The infant mortality rate in the United States increased in 2022 for the first time in 20 years, according to provisional data released Wednesday by the Centers for Disease Control and Prevention’s National Center for Vital Statistics.
According to the provisional report, there were 5.6 infant deaths per 1,000 live births in 2022, a 3% increase from the 5.44 deaths per 1,000 live births in 2021. It was the first year-to-year increase since 2001–2002, the CDC said.
For comparison, the infant mortality rate declined 22% between 2002 and 2021, the agency said.
Mortality rates increased significantly for two of the 10 leading causes of death: maternal complications and bacterial sepsis of the newborn, the CDC said. Increases in other causes, such as unintentional injuries and respiratory distress of the newborn were not significant, while infant mortality rates for congenital malformations and sudden infant death syndrome were essentially unchanged.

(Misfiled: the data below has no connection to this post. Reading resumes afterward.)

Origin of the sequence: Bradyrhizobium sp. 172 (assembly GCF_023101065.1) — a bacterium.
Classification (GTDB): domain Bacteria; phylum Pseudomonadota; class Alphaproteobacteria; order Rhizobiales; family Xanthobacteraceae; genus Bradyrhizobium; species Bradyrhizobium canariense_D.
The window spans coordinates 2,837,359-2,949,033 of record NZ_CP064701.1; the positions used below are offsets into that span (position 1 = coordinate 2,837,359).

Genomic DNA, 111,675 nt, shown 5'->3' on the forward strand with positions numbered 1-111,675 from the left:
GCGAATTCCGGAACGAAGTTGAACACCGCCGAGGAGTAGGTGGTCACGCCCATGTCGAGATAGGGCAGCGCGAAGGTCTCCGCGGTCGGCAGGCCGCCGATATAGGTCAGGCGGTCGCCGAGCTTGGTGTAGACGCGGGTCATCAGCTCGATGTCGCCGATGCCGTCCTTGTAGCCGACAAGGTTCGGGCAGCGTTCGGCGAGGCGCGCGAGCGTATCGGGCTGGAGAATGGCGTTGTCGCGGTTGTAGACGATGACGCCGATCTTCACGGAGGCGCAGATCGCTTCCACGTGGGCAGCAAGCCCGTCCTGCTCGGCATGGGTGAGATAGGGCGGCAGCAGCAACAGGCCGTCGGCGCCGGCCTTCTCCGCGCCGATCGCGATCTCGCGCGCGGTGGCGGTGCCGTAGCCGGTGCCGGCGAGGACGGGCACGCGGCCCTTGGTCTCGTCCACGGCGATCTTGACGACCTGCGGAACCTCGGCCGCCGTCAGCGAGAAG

The neonatal mortality rate, defined as deaths before 28 days of life, rose 3% to 3.58 per 1,000 live births in 2022. The postneonatal mortality rate, defined as deaths that occur between 28 and 364 days of life, rose 4% to 2.02 per 1,000 in 2022.
Among racial and ethnic groups, infant mortality rates increased the most among those born to American Indian/Alaskan Native mothers, from 7.46 deaths per 1,000 births in 2021 to 9.06 deaths in 2022, followed by white mothers, from 4.36 deaths per 1,000 in 2021 to 4.52 deaths in 2022.
The decline in infant mortality rates among those born to Asian mothers, and increases for all other racial and ethnic groups were not statistically significant, the agency said.
Mortality rates increased for infants born prematurely and male infants, the CDC said. While infant mortality rates increased in more than half of U.S. states in 2022, significant increases were recorded in four states: Georgia, Iowa, Missouri, and Texas.
TMX contributed to this article.